And then there's the "overwhelming evidence" of anthropogenic global warming that fearmongers proclaim. Again, with a lot of government "science" involved. It's turned into an industry that destroys capital.

If we could get the state and its corrupting influence completely out of the science business, I'd be much more inclined to accept what the majority of scientists believe on "soft" sciences, like climate studies and epidemiology. Those things aren't at all the same as physics and chemistry; they're far above things like psychology and sociology, but hardly in the same class with mathematics. Certainly, as long as there's government money with a political agenda involved, I'm inclined to take so-called consensus views with at least a grain of gourmet sea salt, or even as possible contrary indicators for the truth.

L: That's a pretty strong statement, Doug.

Doug: It pays to be skeptical…about everything. Most of the reading that I do is either science or history, so I consider myself fairly knowledgeable in those areas, although I'm not a professional in either. But I didn't say I would refuse to believe anything supported by solid evidence just because I didn't like its source. I said that if the data comes from what I regard as a corrupt source, I proceed with greater-than-usual caution.

Although the corruption of science is very bad, what's even worse is the continuing and accelerating encroachment of the "nanny state." This meat study—and others like it—can easily be used to manufacture a scare. The scare will then be used to implement more laws and restric­tions on people's freedom to live their lives as they see fit… and to destroy another industry. One example of that is the FDA's campaign a­gainst farmers who sell unpasteurized milk to those who prefer it.

L: So, whether or not red meat is good for us, we all have a natural or God-given right to eat what we want and go to hell in our own way? Big Brother, step aside, Big Momma is gonna make us eat our veggies.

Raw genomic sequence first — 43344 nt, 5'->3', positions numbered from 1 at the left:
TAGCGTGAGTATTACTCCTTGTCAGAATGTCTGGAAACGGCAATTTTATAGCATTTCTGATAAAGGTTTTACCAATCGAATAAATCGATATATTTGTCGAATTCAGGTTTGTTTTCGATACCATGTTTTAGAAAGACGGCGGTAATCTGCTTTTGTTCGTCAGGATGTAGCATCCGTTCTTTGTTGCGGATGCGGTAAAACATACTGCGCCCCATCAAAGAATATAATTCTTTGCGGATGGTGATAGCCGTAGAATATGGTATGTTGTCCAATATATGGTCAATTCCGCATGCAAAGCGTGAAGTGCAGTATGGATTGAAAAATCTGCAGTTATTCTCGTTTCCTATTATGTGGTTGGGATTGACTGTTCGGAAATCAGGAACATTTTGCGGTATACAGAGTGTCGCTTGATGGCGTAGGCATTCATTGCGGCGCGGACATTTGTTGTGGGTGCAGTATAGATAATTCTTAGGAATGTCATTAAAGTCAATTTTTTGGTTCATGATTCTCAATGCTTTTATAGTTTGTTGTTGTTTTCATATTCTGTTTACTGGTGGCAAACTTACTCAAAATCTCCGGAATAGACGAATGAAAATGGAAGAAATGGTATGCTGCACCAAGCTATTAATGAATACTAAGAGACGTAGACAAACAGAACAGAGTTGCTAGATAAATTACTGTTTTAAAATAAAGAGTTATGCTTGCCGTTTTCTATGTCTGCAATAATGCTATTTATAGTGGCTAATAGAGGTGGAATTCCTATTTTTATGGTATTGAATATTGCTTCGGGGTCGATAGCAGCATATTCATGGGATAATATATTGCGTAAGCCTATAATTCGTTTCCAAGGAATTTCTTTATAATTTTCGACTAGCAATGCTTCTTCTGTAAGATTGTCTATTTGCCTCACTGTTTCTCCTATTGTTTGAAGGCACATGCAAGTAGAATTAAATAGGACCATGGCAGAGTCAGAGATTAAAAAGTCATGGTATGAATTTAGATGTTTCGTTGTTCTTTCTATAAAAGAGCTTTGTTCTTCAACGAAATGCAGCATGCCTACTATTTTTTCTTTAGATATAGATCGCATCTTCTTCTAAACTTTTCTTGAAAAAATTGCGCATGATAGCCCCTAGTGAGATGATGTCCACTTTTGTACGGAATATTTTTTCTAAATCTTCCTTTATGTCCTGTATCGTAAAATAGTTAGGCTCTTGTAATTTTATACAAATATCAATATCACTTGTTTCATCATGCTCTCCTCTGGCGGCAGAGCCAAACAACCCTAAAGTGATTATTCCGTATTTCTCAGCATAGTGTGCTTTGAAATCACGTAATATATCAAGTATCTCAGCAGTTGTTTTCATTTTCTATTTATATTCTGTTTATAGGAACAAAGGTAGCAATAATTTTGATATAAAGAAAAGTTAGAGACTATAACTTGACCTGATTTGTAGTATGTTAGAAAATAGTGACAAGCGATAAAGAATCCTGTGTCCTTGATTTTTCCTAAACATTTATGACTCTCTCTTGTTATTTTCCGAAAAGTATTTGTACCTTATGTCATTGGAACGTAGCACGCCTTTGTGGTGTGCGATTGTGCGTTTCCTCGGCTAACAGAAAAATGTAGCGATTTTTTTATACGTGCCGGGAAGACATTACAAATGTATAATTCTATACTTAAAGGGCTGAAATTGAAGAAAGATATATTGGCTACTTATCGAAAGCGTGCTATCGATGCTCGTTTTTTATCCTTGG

Doug: Exactly. I'm of the opinion that quality of life trumps quantity of life. That's the exact opposite view from what rulers and would-be rulers hold; they view the rest of our species as milk cows, to be kept alive and milked for as long as possible, no matter how much joy is taken from them. The purpose of life, however, is to enjoy yourself. It's not to be treated like part of a herd and be fed what your master wants for his own purposes.

L: Is that why is it that politicians bother meddling with whether people eat hot dogs or salads?

Doug: That, among many other reasons, they can win brownie points with very vocal activists if they beat up on an unpopular personal choice, like smoking. That's very valuable to them come election time. Politicians, with the possible exceptions of the likes of Ron Paul, always want to increase the state's (and thereby their own) power. Any scare is a great tool for manipulating people into handing over more of their freedom, which is to say, increasing their power over people.

L: Crisis and Leviathan.

Doug: Right. That's an important book everyone should read. The whole trend is very ominous. It's as Martin Niemöller said during WWII: "First they came for the communists, but I didn't speak out, because I was not a communist."